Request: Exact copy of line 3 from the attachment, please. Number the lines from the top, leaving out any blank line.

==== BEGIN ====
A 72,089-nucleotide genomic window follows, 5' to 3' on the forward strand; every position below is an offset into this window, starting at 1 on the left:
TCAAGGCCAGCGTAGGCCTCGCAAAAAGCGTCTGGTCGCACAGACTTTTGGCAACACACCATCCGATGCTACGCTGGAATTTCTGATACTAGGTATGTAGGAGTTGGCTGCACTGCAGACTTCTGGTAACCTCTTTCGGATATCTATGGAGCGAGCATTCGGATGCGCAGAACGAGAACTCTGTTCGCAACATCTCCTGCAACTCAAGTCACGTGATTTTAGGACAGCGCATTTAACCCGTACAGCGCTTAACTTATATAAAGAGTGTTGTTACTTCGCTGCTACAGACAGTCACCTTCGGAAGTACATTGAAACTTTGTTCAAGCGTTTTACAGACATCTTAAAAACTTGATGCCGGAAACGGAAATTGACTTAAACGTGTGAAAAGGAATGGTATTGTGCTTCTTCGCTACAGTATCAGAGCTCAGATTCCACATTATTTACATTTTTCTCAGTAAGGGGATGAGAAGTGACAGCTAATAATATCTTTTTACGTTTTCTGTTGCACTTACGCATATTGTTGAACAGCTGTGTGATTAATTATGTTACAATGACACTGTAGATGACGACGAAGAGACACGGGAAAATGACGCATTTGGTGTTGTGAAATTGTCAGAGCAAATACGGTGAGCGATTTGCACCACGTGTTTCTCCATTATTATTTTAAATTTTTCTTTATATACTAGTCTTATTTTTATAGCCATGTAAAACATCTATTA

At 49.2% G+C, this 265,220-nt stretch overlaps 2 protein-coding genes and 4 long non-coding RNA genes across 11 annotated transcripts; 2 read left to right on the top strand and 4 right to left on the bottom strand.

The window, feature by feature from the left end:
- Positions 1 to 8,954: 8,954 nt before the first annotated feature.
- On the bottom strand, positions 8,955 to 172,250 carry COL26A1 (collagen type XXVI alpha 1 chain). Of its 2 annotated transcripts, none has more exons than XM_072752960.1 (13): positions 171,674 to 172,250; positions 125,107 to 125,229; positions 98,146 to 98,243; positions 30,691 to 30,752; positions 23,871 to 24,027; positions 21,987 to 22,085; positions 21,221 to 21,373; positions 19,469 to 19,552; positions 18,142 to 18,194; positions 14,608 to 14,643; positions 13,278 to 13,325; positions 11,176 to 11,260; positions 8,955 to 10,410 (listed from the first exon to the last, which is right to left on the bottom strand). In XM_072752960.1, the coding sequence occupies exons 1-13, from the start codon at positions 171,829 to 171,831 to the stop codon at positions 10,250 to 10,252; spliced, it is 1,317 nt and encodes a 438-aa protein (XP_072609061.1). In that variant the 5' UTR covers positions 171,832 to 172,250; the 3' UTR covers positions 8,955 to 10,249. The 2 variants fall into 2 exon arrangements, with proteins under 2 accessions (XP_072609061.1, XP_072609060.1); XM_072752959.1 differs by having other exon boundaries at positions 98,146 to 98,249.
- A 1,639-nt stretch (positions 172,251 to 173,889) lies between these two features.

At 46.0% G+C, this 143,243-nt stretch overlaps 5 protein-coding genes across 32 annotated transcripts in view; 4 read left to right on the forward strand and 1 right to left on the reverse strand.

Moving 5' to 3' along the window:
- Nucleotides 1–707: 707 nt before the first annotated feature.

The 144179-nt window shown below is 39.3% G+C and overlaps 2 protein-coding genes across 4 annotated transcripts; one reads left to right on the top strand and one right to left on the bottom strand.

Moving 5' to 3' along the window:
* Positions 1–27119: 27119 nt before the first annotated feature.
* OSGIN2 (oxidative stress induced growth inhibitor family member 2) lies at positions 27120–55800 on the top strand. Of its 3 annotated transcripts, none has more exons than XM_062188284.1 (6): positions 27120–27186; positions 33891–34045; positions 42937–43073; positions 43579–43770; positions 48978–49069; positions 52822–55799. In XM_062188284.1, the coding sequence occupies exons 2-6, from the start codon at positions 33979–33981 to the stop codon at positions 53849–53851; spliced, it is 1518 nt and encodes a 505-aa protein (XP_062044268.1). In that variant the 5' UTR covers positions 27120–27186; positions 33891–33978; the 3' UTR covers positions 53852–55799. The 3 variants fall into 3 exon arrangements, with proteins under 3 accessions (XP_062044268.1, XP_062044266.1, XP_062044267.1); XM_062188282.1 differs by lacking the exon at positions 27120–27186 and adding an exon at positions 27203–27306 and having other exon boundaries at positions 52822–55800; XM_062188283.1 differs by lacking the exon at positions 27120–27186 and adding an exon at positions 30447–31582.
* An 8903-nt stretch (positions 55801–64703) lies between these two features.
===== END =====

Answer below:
At 49.2% G+C, this 265,220-nt stretch overlaps 2 protein-coding genes and 4 long non-coding RNA genes across 11 annotated transcripts; 2 read left to right on the top strand and 4 right to left on the bottom strand.